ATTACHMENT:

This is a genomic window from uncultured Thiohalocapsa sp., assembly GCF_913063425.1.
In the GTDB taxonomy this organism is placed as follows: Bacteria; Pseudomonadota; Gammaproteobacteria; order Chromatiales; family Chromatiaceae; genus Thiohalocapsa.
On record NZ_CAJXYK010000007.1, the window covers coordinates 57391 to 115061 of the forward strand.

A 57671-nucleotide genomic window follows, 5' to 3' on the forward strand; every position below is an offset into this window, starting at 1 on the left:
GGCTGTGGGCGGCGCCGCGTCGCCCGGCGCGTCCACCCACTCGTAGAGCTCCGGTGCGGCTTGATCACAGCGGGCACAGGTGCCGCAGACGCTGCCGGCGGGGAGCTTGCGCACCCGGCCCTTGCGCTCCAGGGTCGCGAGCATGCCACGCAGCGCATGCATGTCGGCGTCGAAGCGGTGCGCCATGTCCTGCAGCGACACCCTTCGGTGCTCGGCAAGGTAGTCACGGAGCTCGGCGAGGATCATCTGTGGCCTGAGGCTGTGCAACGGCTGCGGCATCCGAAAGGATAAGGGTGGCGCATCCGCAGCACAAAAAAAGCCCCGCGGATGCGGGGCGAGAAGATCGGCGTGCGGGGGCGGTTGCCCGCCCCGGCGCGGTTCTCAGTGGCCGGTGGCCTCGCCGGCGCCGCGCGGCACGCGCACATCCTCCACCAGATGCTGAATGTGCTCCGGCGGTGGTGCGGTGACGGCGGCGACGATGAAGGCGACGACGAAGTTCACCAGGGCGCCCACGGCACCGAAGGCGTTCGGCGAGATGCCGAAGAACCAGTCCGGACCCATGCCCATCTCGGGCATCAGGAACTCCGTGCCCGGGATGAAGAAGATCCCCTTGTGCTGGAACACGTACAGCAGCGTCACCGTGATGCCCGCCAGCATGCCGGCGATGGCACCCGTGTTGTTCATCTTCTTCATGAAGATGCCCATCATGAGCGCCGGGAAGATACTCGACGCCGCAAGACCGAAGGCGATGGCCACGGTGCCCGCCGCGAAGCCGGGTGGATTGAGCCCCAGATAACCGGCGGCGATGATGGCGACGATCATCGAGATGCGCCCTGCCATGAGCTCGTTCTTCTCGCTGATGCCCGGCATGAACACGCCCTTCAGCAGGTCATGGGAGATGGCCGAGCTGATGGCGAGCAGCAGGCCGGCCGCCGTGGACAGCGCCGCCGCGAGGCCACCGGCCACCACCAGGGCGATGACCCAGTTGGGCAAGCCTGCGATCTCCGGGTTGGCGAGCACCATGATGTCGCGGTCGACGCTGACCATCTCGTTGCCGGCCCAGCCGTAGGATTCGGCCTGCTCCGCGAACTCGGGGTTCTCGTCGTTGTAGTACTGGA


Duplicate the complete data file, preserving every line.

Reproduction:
This is a genomic window from uncultured Thiohalocapsa sp., assembly GCF_913063425.1.
In the GTDB taxonomy this organism is placed as follows: Bacteria; Pseudomonadota; Gammaproteobacteria; order Chromatiales; family Chromatiaceae; genus Thiohalocapsa.
On record NZ_CAJXYK010000007.1, the window covers coordinates 57391 to 115061 of the forward strand.

A 57671-nucleotide genomic window follows, 5' to 3' on the forward strand; every position below is an offset into this window, starting at 1 on the left:
GGCTGTGGGCGGCGCCGCGTCGCCCGGCGCGTCCACCCACTCGTAGAGCTCCGGTGCGGCTTGATCACAGCGGGCACAGGTGCCGCAGACGCTGCCGGCGGGGAGCTTGCGCACCCGGCCCTTGCGCTCCAGGGTCGCGAGCATGCCACGCAGCGCATGCATGTCGGCGTCGAAGCGGTGCGCCATGTCCTGCAGCGACACCCTTCGGTGCTCGGCAAGGTAGTCACGGAGCTCGGCGAGGATCATCTGTGGCCTGAGGCTGTGCAACGGCTGCGGCATCCGAAAGGATAAGGGTGGCGCATCCGCAGCACAAAAAAAGCCCCGCGGATGCGGGGCGAGAAGATCGGCGTGCGGGGGCGGTTGCCCGCCCCGGCGCGGTTCTCAGTGGCCGGTGGCCTCGCCGGCGCCGCGCGGCACGCGCACATCCTCCACCAGATGCTGAATGTGCTCCGGCGGTGGTGCGGTGACGGCGGCGACGATGAAGGCGACGACGAAGTTCACCAGGGCGCCCACGGCACCGAAGGCGTTCGGCGAGATGCCGAAGAACCAGTCCGGACCCATGCCCATCTCGGGCATCAGGAACTCCGTGCCCGGGATGAAGAAGATCCCCTTGTGCTGGAACACGTACAGCAGCGTCACCGTGATGCCCGCCAGCATGCCGGCGATGGCACCCGTGTTGTTCATCTTCTTCATGAAGATGCCCATCATGAGCGCCGGGAAGATACTCGACGCCGCAAGACCGAAGGCGATGGCCACGGTGCCCGCCGCGAAGCCGGGTGGATTGAGCCCCAGATAACCGGCGGCGATGATGGCGACGATCATCGAGATGCGCCCTGCCATGAGCTCGTTCTTCTCGCTGATGCCCGGCATGAACACGCCCTTCAGCAGGTCATGGGAGATGGCCGAGCTGATGGCGAGCAGCAGGCCGGCCGCCGTGGACAGCGCCGCCGCGAGGCCACCGGCCACCACCAGGGCGATGACCCAGTTGGGCAAGCCTGCGATCTCCGGGTTGGCGAGCACCATGATGTCGCGGTCGACGCTGACCATCTCGTTGCCGGCCCAGCCGTAGGATTCGGCCTGCTCCGCGAACTCGGGGTTCTCGTCGTTGTAGTACTGGA